You stumble at "some". Well, from the view of physics I agree with Ball, since most physicists will consider quantum physics to be by far the most important scientific discovery of the twentieth century. No doubt, without that theory our understanding of many, many physical and chemical (and therefore biological) phenomena would remain enigmatic. So when I say ‘not sharp enough’ I mean: you are looking to Ball’s book through biological glasses ­čśŐ
    And yes I agree with you that Balls interpretation of the roll of DNA is over the top. Without DNA-memory life as we know it would be impossible. Many (if not: non) of the biophysical processes he describes in his book would not work at all without genetic memory.
    But, as far as I understand him, he is not denying the importance of DNA and genes but questioning the gene-centered view of life.
    Looking forward to your comments on his ideas about embryological and morphological processes.

  2. Small correction:
    Many (if not: NON of the biophysical processes he describes in his book would not work at all without genetic memory.
    should be:
    Many (if not: ALL) of the biophysical processes he describes in his book would not work at all without genetic memory.

  3. Rolie, you are right. He did not write .... the most important scientific discovery of the twentieth century in the life sciences. He should have made it clear that he was comparing ALL scientific discoveries of that century. Furthermore, he certainly should have added his thoughts on the importance of the discovery of the structure of DNA. Now it is in the dark. Add to this that he is downplaying the importance of DNA and genes all the time in his book, not just chapter 2.
    I just assumed he was talking about the life sciences because the remark is in Chapter 2 'Genes. What DNA really does.' and in a book about HOW LIFE WORKS.
    Well, if you can't compare discoveries in the life sciences (DNA) with those in the physical sciences (quantum physics), DON'T DO IT! :-)

  4. You left some Nobel laureates off your list.

    1910--Albrecht Kossel for discovering the nitrogenous bases that make up DNA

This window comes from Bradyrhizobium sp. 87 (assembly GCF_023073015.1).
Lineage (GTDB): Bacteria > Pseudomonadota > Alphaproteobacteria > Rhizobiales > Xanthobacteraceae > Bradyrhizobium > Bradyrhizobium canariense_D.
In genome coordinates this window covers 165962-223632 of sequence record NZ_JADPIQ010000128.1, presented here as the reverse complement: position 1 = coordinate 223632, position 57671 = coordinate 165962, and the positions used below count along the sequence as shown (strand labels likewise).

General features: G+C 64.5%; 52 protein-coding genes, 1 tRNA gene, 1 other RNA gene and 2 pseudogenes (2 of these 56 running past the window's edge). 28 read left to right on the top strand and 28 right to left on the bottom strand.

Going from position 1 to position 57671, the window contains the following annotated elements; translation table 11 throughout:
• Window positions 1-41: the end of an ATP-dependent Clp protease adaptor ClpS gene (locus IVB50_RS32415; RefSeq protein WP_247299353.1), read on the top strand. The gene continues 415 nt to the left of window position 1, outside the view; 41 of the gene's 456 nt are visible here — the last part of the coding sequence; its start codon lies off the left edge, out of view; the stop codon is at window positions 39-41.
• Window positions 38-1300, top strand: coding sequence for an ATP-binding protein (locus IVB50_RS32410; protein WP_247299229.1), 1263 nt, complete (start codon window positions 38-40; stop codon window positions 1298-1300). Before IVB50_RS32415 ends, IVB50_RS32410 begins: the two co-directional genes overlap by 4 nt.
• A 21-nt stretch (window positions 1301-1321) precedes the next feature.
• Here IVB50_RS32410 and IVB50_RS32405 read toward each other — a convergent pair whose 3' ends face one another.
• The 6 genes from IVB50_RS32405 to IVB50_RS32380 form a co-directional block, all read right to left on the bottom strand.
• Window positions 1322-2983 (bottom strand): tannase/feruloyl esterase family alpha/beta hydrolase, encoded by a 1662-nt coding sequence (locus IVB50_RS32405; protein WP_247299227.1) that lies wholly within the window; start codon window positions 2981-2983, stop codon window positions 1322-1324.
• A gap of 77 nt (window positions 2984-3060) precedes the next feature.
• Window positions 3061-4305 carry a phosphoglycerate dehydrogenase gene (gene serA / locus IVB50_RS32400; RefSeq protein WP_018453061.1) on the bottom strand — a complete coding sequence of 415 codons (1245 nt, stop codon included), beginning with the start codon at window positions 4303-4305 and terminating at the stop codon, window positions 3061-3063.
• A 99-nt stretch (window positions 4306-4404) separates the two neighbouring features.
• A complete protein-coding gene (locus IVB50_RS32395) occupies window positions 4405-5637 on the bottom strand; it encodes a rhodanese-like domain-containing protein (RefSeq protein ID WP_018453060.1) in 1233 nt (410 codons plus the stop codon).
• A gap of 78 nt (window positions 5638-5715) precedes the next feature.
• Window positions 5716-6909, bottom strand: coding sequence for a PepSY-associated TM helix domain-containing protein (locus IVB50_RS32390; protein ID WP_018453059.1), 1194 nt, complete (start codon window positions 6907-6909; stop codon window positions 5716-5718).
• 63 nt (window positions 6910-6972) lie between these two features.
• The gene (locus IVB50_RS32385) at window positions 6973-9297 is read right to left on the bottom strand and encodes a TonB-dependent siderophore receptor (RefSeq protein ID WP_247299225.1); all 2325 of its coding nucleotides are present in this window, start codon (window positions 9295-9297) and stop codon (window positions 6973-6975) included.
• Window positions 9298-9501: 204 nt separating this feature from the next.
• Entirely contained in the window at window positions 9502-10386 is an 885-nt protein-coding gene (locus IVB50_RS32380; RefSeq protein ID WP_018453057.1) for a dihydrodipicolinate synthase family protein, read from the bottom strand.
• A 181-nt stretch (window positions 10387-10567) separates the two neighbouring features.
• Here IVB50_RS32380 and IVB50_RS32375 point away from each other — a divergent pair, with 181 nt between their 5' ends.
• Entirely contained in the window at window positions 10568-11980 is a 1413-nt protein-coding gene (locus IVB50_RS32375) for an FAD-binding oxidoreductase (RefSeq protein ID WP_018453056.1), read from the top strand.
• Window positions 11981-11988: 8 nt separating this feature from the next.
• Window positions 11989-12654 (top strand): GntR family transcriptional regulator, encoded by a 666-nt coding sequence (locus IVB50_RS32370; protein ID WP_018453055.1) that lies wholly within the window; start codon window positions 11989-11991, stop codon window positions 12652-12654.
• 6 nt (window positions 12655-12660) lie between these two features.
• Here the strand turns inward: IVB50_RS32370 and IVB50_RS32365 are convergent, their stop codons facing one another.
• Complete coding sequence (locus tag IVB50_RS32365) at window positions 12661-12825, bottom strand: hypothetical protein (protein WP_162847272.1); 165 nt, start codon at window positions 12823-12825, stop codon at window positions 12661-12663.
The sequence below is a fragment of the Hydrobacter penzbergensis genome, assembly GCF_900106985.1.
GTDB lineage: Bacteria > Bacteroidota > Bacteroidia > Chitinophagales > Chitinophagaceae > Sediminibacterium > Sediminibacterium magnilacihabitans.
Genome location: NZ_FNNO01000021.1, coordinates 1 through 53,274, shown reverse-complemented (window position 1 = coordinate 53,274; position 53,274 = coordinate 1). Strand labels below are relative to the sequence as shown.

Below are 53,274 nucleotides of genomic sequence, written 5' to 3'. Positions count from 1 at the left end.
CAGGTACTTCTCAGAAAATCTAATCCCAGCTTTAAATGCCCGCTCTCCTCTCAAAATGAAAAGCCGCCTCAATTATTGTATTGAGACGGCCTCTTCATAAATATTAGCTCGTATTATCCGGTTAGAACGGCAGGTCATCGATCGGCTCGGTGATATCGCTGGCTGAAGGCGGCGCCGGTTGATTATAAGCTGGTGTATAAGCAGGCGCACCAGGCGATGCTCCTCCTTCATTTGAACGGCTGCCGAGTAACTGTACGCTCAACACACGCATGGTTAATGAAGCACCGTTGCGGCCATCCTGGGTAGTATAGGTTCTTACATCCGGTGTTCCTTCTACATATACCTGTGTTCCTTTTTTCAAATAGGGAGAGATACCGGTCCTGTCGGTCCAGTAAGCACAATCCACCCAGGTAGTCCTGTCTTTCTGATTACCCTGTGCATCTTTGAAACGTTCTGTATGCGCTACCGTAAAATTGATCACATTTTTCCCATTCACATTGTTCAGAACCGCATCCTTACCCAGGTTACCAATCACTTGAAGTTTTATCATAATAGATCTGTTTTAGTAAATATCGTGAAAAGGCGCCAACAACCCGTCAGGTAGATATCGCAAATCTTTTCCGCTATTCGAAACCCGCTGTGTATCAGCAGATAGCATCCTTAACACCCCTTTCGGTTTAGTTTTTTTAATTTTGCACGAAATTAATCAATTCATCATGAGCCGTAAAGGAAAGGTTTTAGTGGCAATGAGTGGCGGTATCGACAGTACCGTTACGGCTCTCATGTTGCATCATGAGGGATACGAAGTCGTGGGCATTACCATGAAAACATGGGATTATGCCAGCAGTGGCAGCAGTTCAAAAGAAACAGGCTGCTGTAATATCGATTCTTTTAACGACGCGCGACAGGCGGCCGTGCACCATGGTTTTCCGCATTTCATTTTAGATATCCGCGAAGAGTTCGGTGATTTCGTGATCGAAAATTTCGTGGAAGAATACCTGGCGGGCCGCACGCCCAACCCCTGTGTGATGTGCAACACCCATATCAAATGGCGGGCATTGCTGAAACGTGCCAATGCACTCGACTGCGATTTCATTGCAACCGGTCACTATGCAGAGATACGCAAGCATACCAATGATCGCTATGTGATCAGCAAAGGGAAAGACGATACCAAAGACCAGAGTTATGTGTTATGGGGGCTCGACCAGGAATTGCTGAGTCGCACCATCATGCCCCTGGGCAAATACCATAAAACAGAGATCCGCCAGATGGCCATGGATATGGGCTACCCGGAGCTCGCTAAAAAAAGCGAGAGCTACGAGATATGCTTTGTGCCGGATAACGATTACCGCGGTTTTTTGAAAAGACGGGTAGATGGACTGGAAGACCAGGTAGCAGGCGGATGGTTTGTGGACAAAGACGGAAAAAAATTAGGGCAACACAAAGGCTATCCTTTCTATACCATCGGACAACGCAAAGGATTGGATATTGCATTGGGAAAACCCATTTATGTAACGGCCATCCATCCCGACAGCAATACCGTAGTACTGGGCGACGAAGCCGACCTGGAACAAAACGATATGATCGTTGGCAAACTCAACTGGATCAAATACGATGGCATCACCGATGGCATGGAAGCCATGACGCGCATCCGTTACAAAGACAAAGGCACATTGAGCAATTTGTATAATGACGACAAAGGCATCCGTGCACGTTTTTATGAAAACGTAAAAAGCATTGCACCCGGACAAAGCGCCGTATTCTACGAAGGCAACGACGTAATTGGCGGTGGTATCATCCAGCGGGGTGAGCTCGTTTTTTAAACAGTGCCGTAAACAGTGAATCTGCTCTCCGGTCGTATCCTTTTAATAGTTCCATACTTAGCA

1933--Thomas H. Morgan for describing the first physical map of genes within a genome (the fruitfly genome).
    1958--George Wells Beadle, Edward Lawrie Tatum, and Joshua Lederberg discovery that DNA is responsible for proteins
    1969--Max Delbr├╝ck, Alfred D. Hershey and Salvador E. Luria for their work in viruses. Although awarded after the discovery of the structure of DNA, the award was given to Luria and Delbruck for their work in the 1940's demonstrating spontaneous mutations.

    Let's also not forget those who weren't awarded a Nobel for their work in genetics prior to Watson and Crick's discovery of the structure of DNA.

    Avery discovers that DNA is the molecule of heredity.
    Chargaff discovers that the ratios of A to T and G to C are equal, something that was instrumental in Watson and Crick's work.
    Let's not forget Mendel.
    Let's not forget the massive amount of work geneticists like Wright, Haldane, and Fisher contributed to the Modern Synthesis which still forms the foundation of how genes are modeled to this day, all of which was done before the discovery of the structure of DNA.

  5. Eric, thanks for your additional 4 Nobel Prizes (including 2 before 1953) plus other important contributors. That makes in total 22 Nobel Prizes for DNA!!! And that excludes Nobel Prizes indirectly related to DNA. An impressive result. Genetics is a field that isn't easily dismissed.